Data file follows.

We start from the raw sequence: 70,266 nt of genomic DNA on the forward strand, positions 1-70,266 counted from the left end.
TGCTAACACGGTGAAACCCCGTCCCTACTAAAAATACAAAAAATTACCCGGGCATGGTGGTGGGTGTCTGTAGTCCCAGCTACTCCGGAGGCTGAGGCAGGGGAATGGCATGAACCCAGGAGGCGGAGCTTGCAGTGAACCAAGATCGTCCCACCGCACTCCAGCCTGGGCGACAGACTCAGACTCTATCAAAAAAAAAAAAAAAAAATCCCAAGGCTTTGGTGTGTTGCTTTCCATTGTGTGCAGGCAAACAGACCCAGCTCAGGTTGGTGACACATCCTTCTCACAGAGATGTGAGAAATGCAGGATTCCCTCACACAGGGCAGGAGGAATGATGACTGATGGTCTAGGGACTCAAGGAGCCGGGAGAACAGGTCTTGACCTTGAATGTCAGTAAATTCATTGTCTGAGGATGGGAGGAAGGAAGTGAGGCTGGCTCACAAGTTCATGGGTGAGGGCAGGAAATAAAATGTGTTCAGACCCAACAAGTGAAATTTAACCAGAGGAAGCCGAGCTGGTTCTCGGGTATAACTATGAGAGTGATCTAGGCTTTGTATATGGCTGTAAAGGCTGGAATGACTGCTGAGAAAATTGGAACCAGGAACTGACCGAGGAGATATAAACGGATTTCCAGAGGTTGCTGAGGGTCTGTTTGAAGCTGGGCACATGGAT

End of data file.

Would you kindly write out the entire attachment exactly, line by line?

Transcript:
We start from the raw sequence: 70,266 nt of genomic DNA on the forward strand, positions 1-70,266 counted from the left end.
TGCTAACACGGTGAAACCCCGTCCCTACTAAAAATACAAAAAATTACCCGGGCATGGTGGTGGGTGTCTGTAGTCCCAGCTACTCCGGAGGCTGAGGCAGGGGAATGGCATGAACCCAGGAGGCGGAGCTTGCAGTGAACCAAGATCGTCCCACCGCACTCCAGCCTGGGCGACAGACTCAGACTCTATCAAAAAAAAAAAAAAAAAATCCCAAGGCTTTGGTGTGTTGCTTTCCATTGTGTGCAGGCAAACAGACCCAGCTCAGGTTGGTGACACATCCTTCTCACAGAGATGTGAGAAATGCAGGATTCCCTCACACAGGGCAGGAGGAATGATGACTGATGGTCTAGGGACTCAAGGAGCCGGGAGAACAGGTCTTGACCTTGAATGTCAGTAAATTCATTGTCTGAGGATGGGAGGAAGGAAGTGAGGCTGGCTCACAAGTTCATGGGTGAGGGCAGGAAATAAAATGTGTTCAGACCCAACAAGTGAAATTTAACCAGAGGAAGCCGAGCTGGTTCTCGGGTATAACTATGAGAGTGATCTAGGCTTTGTATATGGCTGTAAAGGCTGGAATGACTGCTGAGAAAATTGGAACCAGGAACTGACCGAGGAGATATAAACGGATTTCCAGAGGTTGCTGAGGGTCTGTTTGAAGCTGGGCACATGGAT